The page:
The effects of the recent earthquake and tsunami are likely to be extremely long-lasting and widespread. The quake and tsunami that struck northeast areas of Japan’s island of Honshu have already taken the lives of more than 10,000 people.
The disaster has hit Japan’s car manufacturing industry very hard. Japanese car manufacturers include Toyota, Honda Nissan, Suzuki, Mazda, Daihatsu, Mitsubishi and Subaru. Many of Japan’s auto makers shut down production partially or totally in the wake of the quake. They now face major hurdles dealing with logistics issues, damaged factories and questions about radiation levels in all products exported from Japan.
Toyota recently announced that it was putting off the launch of its long-anticipated new Prius, an extended wagon-style hybrid vehicle that expands the popular Prius franchise in some markets to meet the needs of drivers who need seven seats. The new Prius was supposed to start shipping at home in April.
Toyota has yet to decide when it actually will launch the new Prius in Japan. In Europe, the Prius+ seven-seat version of the new wagon is due soon. The company says it has not decided yet whether the launches of its international models of the new Prius will be delayed.
Toyota said it would restart manufacturing of the original Prius yesterday. The company is dealing with a shortage of parts as suppliers and logistics networks have been disrupted by the disaster.
In the USA, General Motors was forced to suspend production at one if its domestic plants because it cannot get parts. Nissan said the disruption to parts suppliers would hit the manufacturing of vehicles around the world.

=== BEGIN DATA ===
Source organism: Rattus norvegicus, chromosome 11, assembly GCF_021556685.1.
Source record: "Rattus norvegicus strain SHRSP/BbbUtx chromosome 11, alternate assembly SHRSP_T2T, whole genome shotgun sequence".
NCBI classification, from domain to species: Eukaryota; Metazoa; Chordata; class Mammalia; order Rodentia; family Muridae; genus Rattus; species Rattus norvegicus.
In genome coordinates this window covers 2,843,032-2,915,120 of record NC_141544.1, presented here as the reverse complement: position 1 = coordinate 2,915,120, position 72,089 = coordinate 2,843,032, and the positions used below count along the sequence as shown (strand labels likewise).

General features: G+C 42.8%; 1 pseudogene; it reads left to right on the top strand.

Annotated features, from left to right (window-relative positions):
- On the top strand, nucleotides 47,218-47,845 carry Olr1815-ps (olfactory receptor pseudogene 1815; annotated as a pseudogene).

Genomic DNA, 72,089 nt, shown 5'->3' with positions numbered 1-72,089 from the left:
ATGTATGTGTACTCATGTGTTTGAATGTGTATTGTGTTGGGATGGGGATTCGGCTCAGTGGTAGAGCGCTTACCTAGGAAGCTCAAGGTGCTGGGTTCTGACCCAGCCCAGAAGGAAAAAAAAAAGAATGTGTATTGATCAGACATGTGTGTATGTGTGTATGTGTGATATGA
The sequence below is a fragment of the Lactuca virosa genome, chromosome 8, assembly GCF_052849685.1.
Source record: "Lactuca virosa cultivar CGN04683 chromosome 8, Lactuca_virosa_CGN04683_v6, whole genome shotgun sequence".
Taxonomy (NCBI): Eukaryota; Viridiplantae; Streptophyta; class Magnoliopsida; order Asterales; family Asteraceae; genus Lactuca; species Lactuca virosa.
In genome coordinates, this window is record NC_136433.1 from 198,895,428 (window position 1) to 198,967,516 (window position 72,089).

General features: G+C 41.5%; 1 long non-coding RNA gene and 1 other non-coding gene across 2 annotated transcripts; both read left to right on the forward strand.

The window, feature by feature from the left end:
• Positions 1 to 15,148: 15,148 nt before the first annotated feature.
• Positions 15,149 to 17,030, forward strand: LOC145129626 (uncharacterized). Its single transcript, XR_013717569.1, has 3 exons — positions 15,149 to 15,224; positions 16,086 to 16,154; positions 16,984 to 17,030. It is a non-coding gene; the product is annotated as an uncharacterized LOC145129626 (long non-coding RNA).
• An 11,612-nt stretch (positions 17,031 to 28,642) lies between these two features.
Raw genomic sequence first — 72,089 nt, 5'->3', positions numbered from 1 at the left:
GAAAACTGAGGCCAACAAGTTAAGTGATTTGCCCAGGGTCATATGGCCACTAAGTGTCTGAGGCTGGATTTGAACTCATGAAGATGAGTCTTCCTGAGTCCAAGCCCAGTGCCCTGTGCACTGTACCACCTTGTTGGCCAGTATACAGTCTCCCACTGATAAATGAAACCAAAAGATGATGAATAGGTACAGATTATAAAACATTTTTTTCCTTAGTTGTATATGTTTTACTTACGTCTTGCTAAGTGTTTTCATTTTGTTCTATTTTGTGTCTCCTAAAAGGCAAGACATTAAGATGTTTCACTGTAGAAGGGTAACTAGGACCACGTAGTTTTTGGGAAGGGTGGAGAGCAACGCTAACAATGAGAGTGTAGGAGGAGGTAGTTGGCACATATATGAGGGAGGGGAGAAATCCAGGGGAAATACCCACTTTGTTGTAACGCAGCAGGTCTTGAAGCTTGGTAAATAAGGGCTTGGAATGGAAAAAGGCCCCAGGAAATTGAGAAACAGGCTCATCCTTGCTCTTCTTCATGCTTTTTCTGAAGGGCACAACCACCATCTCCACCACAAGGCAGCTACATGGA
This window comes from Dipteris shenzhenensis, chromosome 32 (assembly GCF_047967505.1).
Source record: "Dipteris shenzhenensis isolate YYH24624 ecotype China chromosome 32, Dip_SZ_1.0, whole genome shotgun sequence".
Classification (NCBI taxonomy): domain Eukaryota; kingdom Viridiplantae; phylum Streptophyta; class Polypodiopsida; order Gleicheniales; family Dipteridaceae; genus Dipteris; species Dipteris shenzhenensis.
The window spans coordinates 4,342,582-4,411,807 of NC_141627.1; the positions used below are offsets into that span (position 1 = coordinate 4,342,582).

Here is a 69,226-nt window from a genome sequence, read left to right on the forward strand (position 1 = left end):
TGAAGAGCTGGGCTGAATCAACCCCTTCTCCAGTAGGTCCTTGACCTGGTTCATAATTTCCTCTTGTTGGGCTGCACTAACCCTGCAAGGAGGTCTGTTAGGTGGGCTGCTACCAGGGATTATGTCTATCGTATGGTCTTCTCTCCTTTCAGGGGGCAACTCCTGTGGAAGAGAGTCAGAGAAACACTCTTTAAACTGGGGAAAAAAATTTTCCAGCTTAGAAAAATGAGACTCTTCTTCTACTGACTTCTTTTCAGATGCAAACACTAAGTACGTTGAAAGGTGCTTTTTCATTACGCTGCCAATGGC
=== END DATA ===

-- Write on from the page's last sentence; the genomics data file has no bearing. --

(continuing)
Honda has had to suspend work at its manufacturing facilities. The overall result of all this disruption in the automobile industry is that inventories of both parts and complete cars will weaken. Over the next few months, we are likely to see prices firming up or even rising.
The latest news reports peg the death toll from the double disaster at almost 11,000, with some 10,901 bodies confirmed to have been recovered by emergency workers. The death toll rose by more than 200 in just the last day.
Meanwhile, the number of people on the list of missing has continued to rise, with the latest total hitting 17,649, up from the previous number of 16,574. All told, the total death total from the immediate effects of the earthquake and its ensuing tsunami is already thought possible of reaching nearly 30,000.
The earthquake, which registered a massive 8.9 on the Richter scale, hit Japan on 11 March and was followed shortly by a massive tsunami thought to be as high as 24 metres in some places. This natural disaster has triggered a series of human disasters that will have far-reaching consequences.
Engineers continue to battle fire, smoke, destruction and deadly radiation levels in a bid to stabilise the reactors and spent-fuel ponds at the Fukushima Daiichi nuclear power plant. The facility was critically-damaged when the tsunami wiped out the backup pumps needed to maintain cooling.
In the weeks since the tsunami triggered what may still turn out to be the worst nuclear power disaster in history, global news audiences have watched reactor buildings blow up, smoke and steam rise into the atmosphere and fire fighting pump trucks spraying water high into the air in a vain bid to prevent the nightmare scenario of ‘China syndrome’ as a nuclear reactor fuel core goes into full meltdown.
Japanese and international officials are dealing with existing levels of radioactive materials that already pose a major threat to human health, as well as the need to prevent the Fukushima Daiichi disaster ending up the mother of all Chernobyls.